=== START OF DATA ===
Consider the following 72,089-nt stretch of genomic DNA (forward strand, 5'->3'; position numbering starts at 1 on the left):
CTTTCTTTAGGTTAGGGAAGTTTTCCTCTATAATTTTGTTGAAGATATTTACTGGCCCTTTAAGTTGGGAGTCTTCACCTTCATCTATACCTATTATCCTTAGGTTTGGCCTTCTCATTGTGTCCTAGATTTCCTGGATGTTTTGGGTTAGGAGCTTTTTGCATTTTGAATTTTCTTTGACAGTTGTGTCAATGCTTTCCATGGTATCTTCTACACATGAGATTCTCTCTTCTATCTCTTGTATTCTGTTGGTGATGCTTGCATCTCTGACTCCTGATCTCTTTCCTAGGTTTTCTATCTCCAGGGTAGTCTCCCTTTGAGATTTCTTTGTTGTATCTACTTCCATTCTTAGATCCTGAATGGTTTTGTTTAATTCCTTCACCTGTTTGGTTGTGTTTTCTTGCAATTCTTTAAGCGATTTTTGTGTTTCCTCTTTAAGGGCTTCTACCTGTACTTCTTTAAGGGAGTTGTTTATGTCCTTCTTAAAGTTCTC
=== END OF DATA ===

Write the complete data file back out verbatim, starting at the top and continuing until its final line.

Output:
Consider the following 72,089-nt stretch of genomic DNA (forward strand, 5'->3'; position numbering starts at 1 on the left):
CTTTCTTTAGGTTAGGGAAGTTTTCCTCTATAATTTTGTTGAAGATATTTACTGGCCCTTTAAGTTGGGAGTCTTCACCTTCATCTATACCTATTATCCTTAGGTTTGGCCTTCTCATTGTGTCCTAGATTTCCTGGATGTTTTGGGTTAGGAGCTTTTTGCATTTTGAATTTTCTTTGACAGTTGTGTCAATGCTTTCCATGGTATCTTCTACACATGAGATTCTCTCTTCTATCTCTTGTATTCTGTTGGTGATGCTTGCATCTCTGACTCCTGATCTCTTTCCTAGGTTTTCTATCTCCAGGGTAGTCTCCCTTTGAGATTTCTTTGTTGTATCTACTTCCATTCTTAGATCCTGAATGGTTTTGTTTAATTCCTTCACCTGTTTGGTTGTGTTTTCTTGCAATTCTTTAAGCGATTTTTGTGTTTCCTCTTTAAGGGCTTCTACCTGTACTTCTTTAAGGGAGTTGTTTATGTCCTTCTTAAAGTTCTC